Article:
The works of Reji Arackal are an artist's reaction against exploitation of nature.
Down-to-earth: Reji Arackal.
As a painter hailing from a remote village of Wayanad, Reji Arackal draws inspiration from nature. The influence of the agrarian culture is evident in his works. Arackal reacts to the pollution and the dissolution of the agrarian culture in Kerala and he responds with his brush; the result is his amazing paintings, which he prefers to call ``devotional signs."
"My paintings are signs of protest. As a person born and brought up in Wayanad, I cannot paint or react otherwise when nature is incessantly exploited in some way or the other," says Reji, a graduate in fine arts. He depicts a state when all symbols of human values (`devotions' for him) are lost and man moves away from a pleasant space to a cruel and brutal world. `Clouds with unconscious mind' (oil on canvas), which portrays a distorted landscape, unnatural clouds and a gigantic man with a lion, portrays this tormented world.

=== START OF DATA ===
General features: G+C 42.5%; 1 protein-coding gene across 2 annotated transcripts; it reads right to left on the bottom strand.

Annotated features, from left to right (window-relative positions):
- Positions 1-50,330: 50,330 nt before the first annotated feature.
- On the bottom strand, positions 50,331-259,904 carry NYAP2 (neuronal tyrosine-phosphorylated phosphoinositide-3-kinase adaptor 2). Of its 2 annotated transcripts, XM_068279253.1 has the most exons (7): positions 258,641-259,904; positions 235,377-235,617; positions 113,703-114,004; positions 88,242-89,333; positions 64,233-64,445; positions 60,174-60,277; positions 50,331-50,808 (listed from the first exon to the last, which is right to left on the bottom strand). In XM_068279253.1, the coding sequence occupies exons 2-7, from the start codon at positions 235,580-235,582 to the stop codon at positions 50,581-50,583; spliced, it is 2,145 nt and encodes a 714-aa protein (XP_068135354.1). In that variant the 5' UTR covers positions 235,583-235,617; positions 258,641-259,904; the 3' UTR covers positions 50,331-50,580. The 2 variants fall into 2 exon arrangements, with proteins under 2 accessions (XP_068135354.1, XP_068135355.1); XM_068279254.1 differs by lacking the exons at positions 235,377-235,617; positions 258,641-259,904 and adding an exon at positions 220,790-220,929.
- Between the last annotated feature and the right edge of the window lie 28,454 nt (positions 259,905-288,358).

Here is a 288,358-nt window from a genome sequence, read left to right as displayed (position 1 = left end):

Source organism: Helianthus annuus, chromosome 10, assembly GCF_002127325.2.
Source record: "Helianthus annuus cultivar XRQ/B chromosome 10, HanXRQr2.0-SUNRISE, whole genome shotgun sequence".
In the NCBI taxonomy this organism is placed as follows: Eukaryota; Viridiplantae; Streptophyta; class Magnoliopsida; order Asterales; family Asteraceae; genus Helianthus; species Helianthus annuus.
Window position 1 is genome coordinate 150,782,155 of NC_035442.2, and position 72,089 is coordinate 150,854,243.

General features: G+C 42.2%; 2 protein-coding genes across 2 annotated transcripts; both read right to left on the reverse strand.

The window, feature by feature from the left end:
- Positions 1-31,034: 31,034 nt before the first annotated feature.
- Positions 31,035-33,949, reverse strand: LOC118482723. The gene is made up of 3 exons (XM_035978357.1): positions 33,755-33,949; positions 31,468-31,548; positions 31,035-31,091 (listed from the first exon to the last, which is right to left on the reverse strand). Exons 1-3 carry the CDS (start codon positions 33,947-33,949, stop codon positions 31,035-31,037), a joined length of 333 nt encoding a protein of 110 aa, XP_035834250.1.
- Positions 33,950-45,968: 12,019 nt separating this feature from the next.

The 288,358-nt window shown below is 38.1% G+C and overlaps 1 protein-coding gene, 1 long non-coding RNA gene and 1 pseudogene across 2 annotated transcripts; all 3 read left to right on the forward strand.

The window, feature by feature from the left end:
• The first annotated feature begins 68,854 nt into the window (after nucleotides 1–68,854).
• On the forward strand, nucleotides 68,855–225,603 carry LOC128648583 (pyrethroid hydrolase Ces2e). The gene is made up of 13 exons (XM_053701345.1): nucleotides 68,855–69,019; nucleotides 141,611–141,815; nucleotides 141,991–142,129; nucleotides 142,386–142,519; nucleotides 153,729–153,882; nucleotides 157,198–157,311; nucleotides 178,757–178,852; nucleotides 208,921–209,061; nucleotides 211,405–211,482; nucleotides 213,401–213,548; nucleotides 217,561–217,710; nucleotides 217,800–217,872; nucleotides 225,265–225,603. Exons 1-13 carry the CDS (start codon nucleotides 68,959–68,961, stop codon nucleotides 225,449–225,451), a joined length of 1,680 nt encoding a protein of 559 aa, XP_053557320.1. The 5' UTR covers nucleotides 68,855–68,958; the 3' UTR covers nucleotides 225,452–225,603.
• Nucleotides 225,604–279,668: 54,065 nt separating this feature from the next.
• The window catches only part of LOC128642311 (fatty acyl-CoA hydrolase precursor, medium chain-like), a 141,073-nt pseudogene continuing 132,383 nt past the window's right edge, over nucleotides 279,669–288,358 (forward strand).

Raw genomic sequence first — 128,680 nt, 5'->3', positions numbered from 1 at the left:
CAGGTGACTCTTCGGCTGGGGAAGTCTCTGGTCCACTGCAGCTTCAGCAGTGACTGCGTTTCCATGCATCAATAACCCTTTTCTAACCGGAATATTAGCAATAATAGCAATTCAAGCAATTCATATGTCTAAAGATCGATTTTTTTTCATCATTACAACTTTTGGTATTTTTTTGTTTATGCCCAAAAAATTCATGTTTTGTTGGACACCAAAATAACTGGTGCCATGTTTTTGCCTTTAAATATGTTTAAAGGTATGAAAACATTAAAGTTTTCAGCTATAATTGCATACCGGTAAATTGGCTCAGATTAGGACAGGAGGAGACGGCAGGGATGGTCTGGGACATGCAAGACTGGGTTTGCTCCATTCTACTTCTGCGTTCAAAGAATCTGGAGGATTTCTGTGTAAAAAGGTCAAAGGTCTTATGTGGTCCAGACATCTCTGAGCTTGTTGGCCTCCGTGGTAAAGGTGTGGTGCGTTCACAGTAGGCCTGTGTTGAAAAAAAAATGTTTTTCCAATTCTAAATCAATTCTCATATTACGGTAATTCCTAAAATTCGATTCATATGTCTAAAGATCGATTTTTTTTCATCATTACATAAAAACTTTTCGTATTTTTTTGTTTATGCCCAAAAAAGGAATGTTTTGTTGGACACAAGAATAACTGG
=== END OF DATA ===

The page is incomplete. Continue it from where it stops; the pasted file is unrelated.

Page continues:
`Devotional signs' (mixed media on paper) evokes nostalgia. It draws the viewer deep into his history. Icons of Mohanjedaro and Harappa are deftly incorporated in this work as classic symbols to denote the vanishing signs of our agrarian heritage. Images of a fertile land and infertile clouds throw light on man's exploitation of nature and how he has distanced himself from nature, which the painter views as the mother of all creation.
Protest and enlightenment
The basic rhythm of these paintings is of protest and enlightenment. Man's alienation from nature has been portrayed through surrealism. `Bleeding Spade' (oil on canvas) is one such painting that draws the viewers' attention to the exploitation of the earth. The 41 works, including a few graphics, that were exhibited at the Kerala Lalitha Kala Akademi in Thrissur, is an attempt to warn the public of the impending danger on account of environmental degradation. For Reji, painting is an introspection and aesthetic outlet to find a way to protect the earth.
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